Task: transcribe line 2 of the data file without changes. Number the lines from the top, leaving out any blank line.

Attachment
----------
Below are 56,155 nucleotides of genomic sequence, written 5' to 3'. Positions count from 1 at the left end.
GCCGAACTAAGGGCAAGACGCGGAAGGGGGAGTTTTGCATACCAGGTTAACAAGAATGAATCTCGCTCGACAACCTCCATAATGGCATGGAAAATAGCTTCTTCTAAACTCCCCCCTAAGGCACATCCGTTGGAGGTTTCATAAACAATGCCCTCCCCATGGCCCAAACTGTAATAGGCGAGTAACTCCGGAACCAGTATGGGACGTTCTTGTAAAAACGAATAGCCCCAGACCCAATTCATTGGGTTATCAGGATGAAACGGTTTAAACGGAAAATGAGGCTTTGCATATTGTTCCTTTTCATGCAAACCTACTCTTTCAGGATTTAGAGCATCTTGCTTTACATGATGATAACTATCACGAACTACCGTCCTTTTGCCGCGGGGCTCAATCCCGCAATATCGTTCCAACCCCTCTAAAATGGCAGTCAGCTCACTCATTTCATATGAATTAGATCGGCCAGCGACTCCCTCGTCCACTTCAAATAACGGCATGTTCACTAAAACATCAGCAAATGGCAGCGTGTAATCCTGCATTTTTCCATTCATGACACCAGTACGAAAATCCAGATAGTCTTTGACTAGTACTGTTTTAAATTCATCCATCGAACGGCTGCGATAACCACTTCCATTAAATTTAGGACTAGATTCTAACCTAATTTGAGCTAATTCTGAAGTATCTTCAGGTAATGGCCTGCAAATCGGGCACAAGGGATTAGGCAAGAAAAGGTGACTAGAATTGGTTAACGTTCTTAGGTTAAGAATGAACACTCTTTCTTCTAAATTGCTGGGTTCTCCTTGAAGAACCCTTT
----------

GCCGAACTAAGGGCAAGACGCGGAAGGGGGAGTTTTGCATACCAGGTTAACAAGAATGAATCTCGCTCGACAACCTCCATAATGGCATGGAAAATAGCTTCTTCTAAACTCCCCCCTAAGGCACATCCGTTGGAGGTTTCATAAACAATGCCCTCCCCATGGCCCAAACTGTAATAGGCGAGTAACTCCGGAACCAGTATGGGACGTTCTTGTAAAAACGAATAGCCCCAGACCCAATTCATTGGGTTATCAGGATGAAACGGTTTAAACGGAAAATGAGGCTTTGCATATTGTTCCTTTTCATGCAAACCTACTCTTTCAGGATTTAGAGCATCTTGCTTTACATGATGATAACTATCACGAACTACCGTCCTTTTGCCGCGGGGCTCAATCCCGCAATATCGTTCCAACCCCTCTAAAATGGCAGTCAGCTCACTCATTTCATATGAATTAGATCGGCCAGCGACTCCCTCGTCCACTTCAAATAACGGCATGTTCACTAAAACATCAGCAAATGGCAGCGTGTAATCCTGCATTTTTCCATTCATGACACCAGTACGAAAATCCAGATAGTCTTTGACTAGTACTGTTTTAAATTCATCCATCGAACGGCTGCGATAACCACTTCCATTAAATTTAGGACTAGATTCTAACCTAATTTGAGCTAATTCTGAAGTATCTTCAGGTAATGGCCTGCAAATCGGGCACAAGGGATTAGGCAAGAAAAGGTGACTAGAATTGGTTAACGTTCTTAGGTTAAGAATGAACACTCTTTCTTCTAAATTGCTGGGTTCTCCTTGAAGAACCCTTT